17
Nov
08

The Color of Jesus

I have never reposted one of my blog posts before, but with the rise in racially motivated violence by some ignorant white folks in the wake of Barack Obama winning the presidency and this quote highlighted at Deus Ex Malcontent which appears in the story I link to above, I think it’s worth doing. After all, I’m willing to bet a lot of people beating up or threatening or harrassing black folks and tan folks over this crap probably consider themselves Christians.

…Not that I figure too many people who are mad at blacks (or other minorities) right now are finding their way to this blog, but you never know.

So, I give you a re-run of “So White It’s Wrong” from March 14, 2008

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sayid-from-lost.jpgWell, thanks largely to the Christian faith becoming institutionalized and commercialized by the Roman Catholic church, we got the center of the church body planted in Italy. In Europe. Even though the church’s roots were in the Middle East. So, with all the European artists back in the day, Jesus got a lot of play in paintings. As a white guy. Very white.

Truth is, Jesus most likely wasn’t white.

He probably wasn’t black either. And the afrocentric Christians (and even non-Christians) who recolor Jesus as a fully black man are just overcompensating in the other direction.

Let’s face it: Jesus was born and raised in the Middle East. The ancient Hebrews probably weren’t very pale. Let’s remember that a lot of the people who went to Israel when it became its own country again after World War II were European Jews, which probably explains a lot of the current whiteness over there. And I’m sure the Middle East has paled a bit in general skintone-wise with activity and intercourse in the Mediterranean, especially with colonialist and expansionist attitudes among Europeans that continued into the 19th and even 20th centuries. And even in Jesus’ time with Greeks wandering around the area, well, Greeks can be pretty dark themselves sometimes. All that strong Aegean sunshine.

No, Jesus was most likely some shade of tan, and we need to get used to that. Painting Jesus in our own color (for those of Caucasian and African descent) may be comfortable, but it also is wrong. Making him look European or African is intellectually and spiritually dishonest. And frankly, if I were to cast Jesus for a movie, I think the person on top of my short list would be Naveen Andrews, who plays Sayid on Lost.

Oh, and ABC, for having mentioned your hit TV show on my wildly popular blog (cough, cough), you know, it would be cool with me if you wanted to send the boxed sets for the first three seasons.

(Image is of actor Naveen Andrews)

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5 Responses to “The Color of Jesus”


  1. 1 Deacon Blue
    November 18, 2008 at 11:14 am

    Just figured I’d post the original AP story I linked to above in case it’s easier for people to just read it here in the comments:
    ———————————————–

    Obama election spurs race crimes around country

    By JESSE WASHINGTON, AP National Writer Jesse Washington, Ap National Writer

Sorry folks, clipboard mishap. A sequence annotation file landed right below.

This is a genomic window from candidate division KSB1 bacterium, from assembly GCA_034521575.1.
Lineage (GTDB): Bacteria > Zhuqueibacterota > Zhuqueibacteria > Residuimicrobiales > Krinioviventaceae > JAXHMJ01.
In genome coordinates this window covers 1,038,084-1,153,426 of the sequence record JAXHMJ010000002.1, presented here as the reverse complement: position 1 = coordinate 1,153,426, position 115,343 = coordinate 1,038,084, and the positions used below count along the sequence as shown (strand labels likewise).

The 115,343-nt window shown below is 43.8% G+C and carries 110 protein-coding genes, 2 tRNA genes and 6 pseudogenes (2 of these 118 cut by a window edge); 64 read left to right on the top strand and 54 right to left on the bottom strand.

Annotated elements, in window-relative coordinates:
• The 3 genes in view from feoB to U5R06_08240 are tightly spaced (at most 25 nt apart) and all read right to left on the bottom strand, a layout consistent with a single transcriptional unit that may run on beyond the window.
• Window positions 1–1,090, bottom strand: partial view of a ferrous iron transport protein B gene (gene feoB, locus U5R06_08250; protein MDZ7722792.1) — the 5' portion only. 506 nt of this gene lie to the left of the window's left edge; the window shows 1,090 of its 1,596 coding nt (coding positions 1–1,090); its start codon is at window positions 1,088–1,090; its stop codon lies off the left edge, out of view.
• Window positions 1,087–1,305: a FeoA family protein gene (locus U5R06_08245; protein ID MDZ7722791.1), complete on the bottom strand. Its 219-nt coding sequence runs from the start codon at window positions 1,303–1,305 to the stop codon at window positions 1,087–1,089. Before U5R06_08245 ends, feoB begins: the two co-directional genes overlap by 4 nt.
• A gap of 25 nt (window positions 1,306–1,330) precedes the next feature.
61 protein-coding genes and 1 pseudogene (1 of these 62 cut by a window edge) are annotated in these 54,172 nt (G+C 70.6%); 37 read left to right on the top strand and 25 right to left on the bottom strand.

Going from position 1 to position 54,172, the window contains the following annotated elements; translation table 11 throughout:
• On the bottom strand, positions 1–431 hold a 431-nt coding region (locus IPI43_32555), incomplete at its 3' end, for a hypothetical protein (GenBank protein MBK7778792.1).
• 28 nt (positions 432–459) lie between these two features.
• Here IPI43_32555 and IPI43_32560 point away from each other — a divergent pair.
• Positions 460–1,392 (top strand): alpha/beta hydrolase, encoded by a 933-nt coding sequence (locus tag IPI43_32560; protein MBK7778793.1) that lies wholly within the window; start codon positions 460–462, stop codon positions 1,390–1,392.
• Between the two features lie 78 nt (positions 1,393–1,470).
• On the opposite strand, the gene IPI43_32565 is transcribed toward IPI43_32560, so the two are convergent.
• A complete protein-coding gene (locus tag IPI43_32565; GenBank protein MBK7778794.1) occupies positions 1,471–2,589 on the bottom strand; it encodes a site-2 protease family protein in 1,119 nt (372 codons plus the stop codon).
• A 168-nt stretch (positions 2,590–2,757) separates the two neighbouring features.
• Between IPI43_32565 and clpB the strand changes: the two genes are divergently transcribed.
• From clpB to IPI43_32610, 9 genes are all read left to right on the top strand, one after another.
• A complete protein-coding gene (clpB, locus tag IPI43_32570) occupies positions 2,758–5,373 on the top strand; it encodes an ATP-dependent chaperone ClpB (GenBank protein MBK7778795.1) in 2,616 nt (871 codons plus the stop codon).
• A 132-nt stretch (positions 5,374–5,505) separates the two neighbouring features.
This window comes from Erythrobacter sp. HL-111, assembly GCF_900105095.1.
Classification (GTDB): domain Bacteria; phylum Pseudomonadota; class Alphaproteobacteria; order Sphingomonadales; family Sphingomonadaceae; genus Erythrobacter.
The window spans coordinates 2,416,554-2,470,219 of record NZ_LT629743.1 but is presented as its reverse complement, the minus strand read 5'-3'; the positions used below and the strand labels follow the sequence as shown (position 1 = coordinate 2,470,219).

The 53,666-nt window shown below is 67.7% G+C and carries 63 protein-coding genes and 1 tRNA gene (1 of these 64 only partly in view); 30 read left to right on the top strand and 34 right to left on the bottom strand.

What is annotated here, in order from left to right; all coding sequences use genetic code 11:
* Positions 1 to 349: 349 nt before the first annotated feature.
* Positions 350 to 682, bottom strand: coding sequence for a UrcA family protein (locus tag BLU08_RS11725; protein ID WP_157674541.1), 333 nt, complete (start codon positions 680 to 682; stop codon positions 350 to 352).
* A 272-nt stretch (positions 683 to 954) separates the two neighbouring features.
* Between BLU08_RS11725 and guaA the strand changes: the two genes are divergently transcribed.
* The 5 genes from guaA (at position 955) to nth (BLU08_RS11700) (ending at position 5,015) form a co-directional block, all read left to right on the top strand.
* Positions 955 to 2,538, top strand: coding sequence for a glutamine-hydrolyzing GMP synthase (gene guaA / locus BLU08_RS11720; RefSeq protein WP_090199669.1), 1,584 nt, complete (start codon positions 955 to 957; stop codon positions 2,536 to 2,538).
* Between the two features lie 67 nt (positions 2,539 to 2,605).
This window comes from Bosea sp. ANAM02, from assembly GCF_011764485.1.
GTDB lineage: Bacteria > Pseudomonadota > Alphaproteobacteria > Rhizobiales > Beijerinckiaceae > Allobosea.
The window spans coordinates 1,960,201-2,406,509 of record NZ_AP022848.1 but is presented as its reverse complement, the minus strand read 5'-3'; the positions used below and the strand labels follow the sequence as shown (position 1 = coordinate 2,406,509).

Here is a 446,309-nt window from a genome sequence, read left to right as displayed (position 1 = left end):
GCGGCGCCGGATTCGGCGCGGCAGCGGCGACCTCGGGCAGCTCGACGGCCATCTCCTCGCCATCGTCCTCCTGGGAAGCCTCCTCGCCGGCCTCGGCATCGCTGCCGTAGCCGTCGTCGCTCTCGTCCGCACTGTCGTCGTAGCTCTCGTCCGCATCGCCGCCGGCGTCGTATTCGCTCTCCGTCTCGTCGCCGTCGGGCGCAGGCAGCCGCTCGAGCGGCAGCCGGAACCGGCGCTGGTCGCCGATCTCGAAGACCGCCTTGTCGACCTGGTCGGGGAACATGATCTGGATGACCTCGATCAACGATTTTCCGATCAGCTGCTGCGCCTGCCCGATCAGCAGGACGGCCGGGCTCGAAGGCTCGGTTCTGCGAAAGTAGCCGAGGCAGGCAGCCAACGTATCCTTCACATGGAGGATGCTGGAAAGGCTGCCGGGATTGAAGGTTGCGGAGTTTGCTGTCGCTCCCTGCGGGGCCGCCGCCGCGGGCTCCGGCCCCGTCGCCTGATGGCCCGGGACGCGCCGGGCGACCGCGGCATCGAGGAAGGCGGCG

Sun Nov 16, 6:19 am ET

    Cross burnings. Schoolchildren chanting “Assassinate Obama.” Black figures hung from nooses. Racial epithets scrawled on homes and cars.

    Incidents around the country referring to President-elect Barack Obama are dampening the postelection glow of racial progress and harmony, highlighting the stubborn racism that remains in America.

    From California to Maine, police have documented a range of alleged crimes, from vandalism and vague threats to at least one physical attack. Insults and taunts have been delivered by adults, college students and second-graders.

    There have been “hundreds” of incidents since the election, many more than usual, said Mark Potok, director of the Intelligence Project at the Southern Poverty Law Center, which monitors hate crimes.

    One was in Snellville, Ga., where Denene Millner said a boy on the school bus told her 9-year-old daughter the day after the election: “I hope Obama gets assassinated.” That night, someone trashed her sister-in-law’s front lawn, mangled the Obama lawn signs, and left two pizza boxes filled with human feces outside the front door, Millner said.

    She described her emotions as a combination of anger and fear.

    “I can’t say that every white person in Snellville is evil and anti-Obama and willing to desecrate my property because one or two idiots did it,” said Millner, who is black. “But it definitely makes you look a little different at the people who you live with, and makes you wonder what they’re capable of and what they’re really thinking.”

    Potok, who is white, said he believes there is “a large subset of white people in this country who feel that they are losing everything they know, that the country their forefathers built has somehow been stolen from them.”

    Grant Griffin, a 46-year-old white Georgia native, expressed similar sentiments: “I believe our nation is ruined and has been for several decades and the election of Obama is merely the culmination of the change.

    “If you had real change it would involve all the members of (Obama’s) church being deported,” he said.

    Change in whatever form does not come easy, and a black president is “the most profound change in the field of race this country has experienced since the Civil War,” said William Ferris, senior associate director of the Center for the Study of the American South at the University of North Carolina. “It’s shaking the foundations on which the country has existed for centuries.”

    “Someone once said racism is like cancer,” Ferris said. “It’s never totally wiped out, it’s in remission.”

    If so, America’s remission lasted until the morning of Nov. 5.